"Passengers are responsible for the contents of bags they bring to the security checkpoint, and TSA’s advice to passengers is to look through bags thoroughly before coming to the airport to make sure there are no illegal or prohibited items," she said.

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Ottawa-bound Jazz regional jet aborts landing when snowplow enters runway

OTTAWA — An airliner was forced to abort landing at the Ottawa airport this week when a snow removal vehicle mistakenly drove onto the runway.

The Jazz Bombardier CRJ900 regional jet en route from Halifax was 1.8 kilometres from runway 32 at 3:10 p.m. Tuesday when an airport vehicle with the call sign Snowpack wandered onto the landing strip’s threshold, according to a Transport Canada report.

“Snowpack had originally read back that they would hold short of runway 32 on taxiway Echo,” says the report.

But a tower controller spotted the vehicle entering the active runway at the threshold and instructed the plane’s pilots to overshoot the runway.

The jet, capable of carrying up to 95 passengers and crew, circled and landed without further incident at 3:24 p.m.

It was the third “runway incursion” at the airport this year, the second requiring an inbound plane to abort landing and the second involving an airport vehicle.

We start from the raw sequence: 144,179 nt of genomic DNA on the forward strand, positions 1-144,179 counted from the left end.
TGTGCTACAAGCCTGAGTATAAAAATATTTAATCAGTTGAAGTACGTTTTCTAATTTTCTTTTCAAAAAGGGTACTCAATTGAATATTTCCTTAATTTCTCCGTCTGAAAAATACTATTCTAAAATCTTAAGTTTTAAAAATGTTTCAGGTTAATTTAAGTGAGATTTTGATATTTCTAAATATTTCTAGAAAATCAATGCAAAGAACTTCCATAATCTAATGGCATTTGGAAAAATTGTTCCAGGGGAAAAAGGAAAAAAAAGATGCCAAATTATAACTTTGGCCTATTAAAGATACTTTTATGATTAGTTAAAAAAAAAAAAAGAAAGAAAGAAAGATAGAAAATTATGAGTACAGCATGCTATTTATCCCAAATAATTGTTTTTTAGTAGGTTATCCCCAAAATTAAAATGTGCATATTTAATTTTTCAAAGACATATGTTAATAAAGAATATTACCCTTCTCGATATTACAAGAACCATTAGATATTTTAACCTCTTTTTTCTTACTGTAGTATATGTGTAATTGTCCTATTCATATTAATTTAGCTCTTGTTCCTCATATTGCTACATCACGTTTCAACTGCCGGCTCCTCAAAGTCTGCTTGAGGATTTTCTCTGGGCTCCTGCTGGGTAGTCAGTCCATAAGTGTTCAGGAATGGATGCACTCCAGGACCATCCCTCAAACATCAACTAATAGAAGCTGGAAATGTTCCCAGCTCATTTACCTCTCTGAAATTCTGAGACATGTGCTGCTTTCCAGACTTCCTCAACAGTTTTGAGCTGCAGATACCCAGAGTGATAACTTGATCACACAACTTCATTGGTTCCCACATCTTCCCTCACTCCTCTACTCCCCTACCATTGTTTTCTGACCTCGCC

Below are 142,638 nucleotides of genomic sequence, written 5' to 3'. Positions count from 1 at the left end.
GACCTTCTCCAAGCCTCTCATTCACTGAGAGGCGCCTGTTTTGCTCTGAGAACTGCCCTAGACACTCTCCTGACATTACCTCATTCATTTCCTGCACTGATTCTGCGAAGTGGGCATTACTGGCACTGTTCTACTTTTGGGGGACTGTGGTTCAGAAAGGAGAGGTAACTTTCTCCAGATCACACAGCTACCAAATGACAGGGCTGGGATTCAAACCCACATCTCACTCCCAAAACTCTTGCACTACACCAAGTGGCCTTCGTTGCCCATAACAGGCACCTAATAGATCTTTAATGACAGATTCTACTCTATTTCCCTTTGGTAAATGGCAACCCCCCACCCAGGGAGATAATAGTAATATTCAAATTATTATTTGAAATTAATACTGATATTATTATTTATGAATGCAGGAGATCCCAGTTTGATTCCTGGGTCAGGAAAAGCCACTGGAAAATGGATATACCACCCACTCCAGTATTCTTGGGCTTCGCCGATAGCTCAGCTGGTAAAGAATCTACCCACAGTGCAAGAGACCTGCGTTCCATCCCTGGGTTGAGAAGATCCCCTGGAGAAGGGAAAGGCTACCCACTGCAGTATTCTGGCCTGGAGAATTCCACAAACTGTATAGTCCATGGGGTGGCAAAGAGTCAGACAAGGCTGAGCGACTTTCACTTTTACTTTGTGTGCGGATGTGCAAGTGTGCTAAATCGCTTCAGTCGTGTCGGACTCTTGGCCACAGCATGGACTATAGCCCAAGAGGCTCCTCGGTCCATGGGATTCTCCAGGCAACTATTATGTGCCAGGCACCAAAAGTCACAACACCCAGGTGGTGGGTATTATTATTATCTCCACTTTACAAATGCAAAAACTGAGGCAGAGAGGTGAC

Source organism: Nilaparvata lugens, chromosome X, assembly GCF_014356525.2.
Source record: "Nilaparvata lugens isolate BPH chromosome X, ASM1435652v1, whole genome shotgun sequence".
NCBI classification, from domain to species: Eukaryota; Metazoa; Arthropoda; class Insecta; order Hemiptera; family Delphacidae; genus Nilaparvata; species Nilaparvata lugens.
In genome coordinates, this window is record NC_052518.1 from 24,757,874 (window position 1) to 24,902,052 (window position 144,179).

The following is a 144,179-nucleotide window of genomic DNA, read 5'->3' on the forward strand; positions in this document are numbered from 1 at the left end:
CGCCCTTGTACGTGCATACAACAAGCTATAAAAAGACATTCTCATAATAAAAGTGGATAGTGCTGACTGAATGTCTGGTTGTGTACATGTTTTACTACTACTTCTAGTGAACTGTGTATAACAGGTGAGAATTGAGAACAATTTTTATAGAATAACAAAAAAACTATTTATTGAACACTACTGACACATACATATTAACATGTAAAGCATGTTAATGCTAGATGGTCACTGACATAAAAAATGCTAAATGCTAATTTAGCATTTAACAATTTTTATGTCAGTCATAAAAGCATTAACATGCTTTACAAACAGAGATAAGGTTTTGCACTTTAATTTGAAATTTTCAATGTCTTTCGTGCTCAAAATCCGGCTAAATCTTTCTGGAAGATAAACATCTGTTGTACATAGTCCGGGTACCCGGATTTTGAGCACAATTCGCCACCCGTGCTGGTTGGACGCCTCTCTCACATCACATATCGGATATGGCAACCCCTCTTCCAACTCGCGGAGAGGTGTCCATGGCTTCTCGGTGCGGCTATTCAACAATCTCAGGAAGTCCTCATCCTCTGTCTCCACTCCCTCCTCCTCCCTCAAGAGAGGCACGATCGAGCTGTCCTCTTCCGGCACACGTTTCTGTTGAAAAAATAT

It follows a March 24 Transport Canada notice to airline operators that the rate of runway conflicts at Canadian airports remains what it characterizes as stubbornly high.

There are about 350 incursions a year in Canada during roughly six million takeoffs and landings. For every 100,000 aircraft movements, the incursion rate fell steadily to 4.25 in 2007 from 5.89 in 2003, according to Transport Canada. But it has been slowly rising since 2007.

The airline industry, Transport Canada and Nav Canada, the company that controls Canada’s civilian air space and commercial air navigation service, are collectively working on the issue.


Redlands City Council postpones decision on Airfest fee waiver, alcohol permit

REDLANDS>> The City Council has agreed to postpone their consideration of a fee waiver for Hangar 24 Charities to their meeting on May 6.

Mayor Pete Aguilar requested they postpone the decision to allow city staff and the non-profit, which was formed by Hangar 24 brewery to support agriculture, to discuss the possibility of sharing the $70,666.80 in fees. They also postponed their consideration of allowing alcohol sales during the 2014 Airfest on May 16 and 17.

“After some discussion with representatives from Hangar 24 Charities we would like to push this item to our next May meeting in the interest of having the discussion about the fee waiver amount and whether there is the possibility to have the charity participate in some way for the fee waiver cost,” Aguilar said.

The Airport Advisory Board on April 2 voted to recommend the approval of the Airfest to the council, with a condition that the showline be set at 200 feet by the Federal Aviation Administration, which is still in process.

Several airport tenants spoke in opposition of the event during Tuesday’s council meeting.

Hangar 24 Charities expects a crowd of 25,000 people and to raise $525,000 from the event, according to a city staff report.